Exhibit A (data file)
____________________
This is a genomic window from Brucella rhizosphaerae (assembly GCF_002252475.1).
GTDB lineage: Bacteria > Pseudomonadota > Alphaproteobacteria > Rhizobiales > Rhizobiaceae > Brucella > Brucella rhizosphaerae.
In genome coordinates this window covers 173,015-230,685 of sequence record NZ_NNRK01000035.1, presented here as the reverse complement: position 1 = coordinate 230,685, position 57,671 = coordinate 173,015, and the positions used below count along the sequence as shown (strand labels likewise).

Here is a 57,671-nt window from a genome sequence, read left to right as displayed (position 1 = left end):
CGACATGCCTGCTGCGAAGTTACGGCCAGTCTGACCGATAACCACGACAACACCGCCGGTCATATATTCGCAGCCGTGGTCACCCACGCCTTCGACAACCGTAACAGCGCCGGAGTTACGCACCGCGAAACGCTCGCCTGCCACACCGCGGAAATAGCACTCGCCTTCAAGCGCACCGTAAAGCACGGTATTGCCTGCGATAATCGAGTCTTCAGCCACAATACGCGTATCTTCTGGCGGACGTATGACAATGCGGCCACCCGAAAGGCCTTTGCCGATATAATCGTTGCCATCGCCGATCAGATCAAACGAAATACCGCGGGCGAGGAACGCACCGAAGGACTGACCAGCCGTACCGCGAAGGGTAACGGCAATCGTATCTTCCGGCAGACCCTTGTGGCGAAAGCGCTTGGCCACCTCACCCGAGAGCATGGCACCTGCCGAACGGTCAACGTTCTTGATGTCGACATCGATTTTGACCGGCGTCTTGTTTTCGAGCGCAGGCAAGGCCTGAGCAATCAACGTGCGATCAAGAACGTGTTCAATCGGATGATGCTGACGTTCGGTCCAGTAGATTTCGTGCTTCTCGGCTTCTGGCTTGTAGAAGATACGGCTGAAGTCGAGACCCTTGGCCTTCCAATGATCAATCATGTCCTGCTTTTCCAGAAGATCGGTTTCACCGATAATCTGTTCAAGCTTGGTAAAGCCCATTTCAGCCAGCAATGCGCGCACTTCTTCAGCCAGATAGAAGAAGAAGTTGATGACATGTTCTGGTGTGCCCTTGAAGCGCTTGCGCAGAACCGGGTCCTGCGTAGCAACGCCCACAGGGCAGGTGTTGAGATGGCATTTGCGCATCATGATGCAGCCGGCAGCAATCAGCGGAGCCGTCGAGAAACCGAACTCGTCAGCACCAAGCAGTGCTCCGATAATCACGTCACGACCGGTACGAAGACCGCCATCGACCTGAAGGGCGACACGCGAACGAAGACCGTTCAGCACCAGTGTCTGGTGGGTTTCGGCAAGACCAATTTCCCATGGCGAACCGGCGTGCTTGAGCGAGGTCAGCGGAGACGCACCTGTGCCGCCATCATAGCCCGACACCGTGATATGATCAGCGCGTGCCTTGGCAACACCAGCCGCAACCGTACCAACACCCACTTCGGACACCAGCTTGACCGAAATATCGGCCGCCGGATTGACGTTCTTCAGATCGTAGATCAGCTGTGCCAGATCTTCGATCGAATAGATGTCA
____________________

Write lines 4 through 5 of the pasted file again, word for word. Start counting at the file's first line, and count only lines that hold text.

Here is a 57,671-nt window from a genome sequence, read left to right as displayed (position 1 = left end):
CGACATGCCTGCTGCGAAGTTACGGCCAGTCTGACCGATAACCACGACAACACCGCCGGTCATATATTCGCAGCCGTGGTCACCCACGCCTTCGACAACCGTAACAGCGCCGGAGTTACGCACCGCGAAACGCTCGCCTGCCACACCGCGGAAATAGCACTCGCCTTCAAGCGCACCGTAAAGCACGGTATTGCCTGCGATAATCGAGTCTTCAGCCACAATACGCGTATCTTCTGGCGGACGTATGACAATGCGGCCACCCGAAAGGCCTTTGCCGATATAATCGTTGCCATCGCCGATCAGATCAAACGAAATACCGCGGGCGAGGAACGCACCGAAGGACTGACCAGCCGTACCGCGAAGGGTAACGGCAATCGTATCTTCCGGCAGACCCTTGTGGCGAAAGCGCTTGGCCACCTCACCCGAGAGCATGGCACCTGCCGAACGGTCAACGTTCTTGATGTCGACATCGATTTTGACCGGCGTCTTGTTTTCGAGCGCAGGCAAGGCCTGAGCAATCAACGTGCGATCAAGAACGTGTTCAATCGGATGATGCTGACGTTCGGTCCAGTAGATTTCGTGCTTCTCGGCTTCTGGCTTGTAGAAGATACGGCTGAAGTCGAGACCCTTGGCCTTCCAATGATCAATCATGTCCTGCTTTTCCAGAAGATCGGTTTCACCGATAATCTGTTCAAGCTTGGTAAAGCCCATTTCAGCCAGCAATGCGCGCACTTCTTCAGCCAGATAGAAGAAGAAGTTGATGACATGTTCTGGTGTGCCCTTGAAGCGCTTGCGCAGAACCGGGTCCTGCGTAGCAACGCCCACAGGGCAGGTGTTGAGATGGCATTTGCGCATCATGATGCAGCCGGCAGCAATCAGCGGAGCCGTCGAGAAACCGAACTCGTCAGCACCAAGCAGTGCTCCGATAATCACGTCACGACCGGTACGAAGACCGCCATCGACCTGAAGGGCGACACGCGAACGAAGACCGTTCAGCACCAGTGTCTGGTGGGTTTCGGCAAGACCAATTTCCCATGGCGAACCGGCGTGCTTGAGCGAGGTCAGCGGAGACGCACCTGTGCCGCCATCATAGCCCGACACCGTGATATGATCAGCGCGTGCCTTGGCAACACCAGCCGCAACCGTACCAACACCCACTTCGGACACCAGCTTGACCGAAATATCGGCCGCCGGATTGACGTTCTTCAGATCGTAGATCAGCTGTGCCAGATCTTCGATCGAATAGATGTCA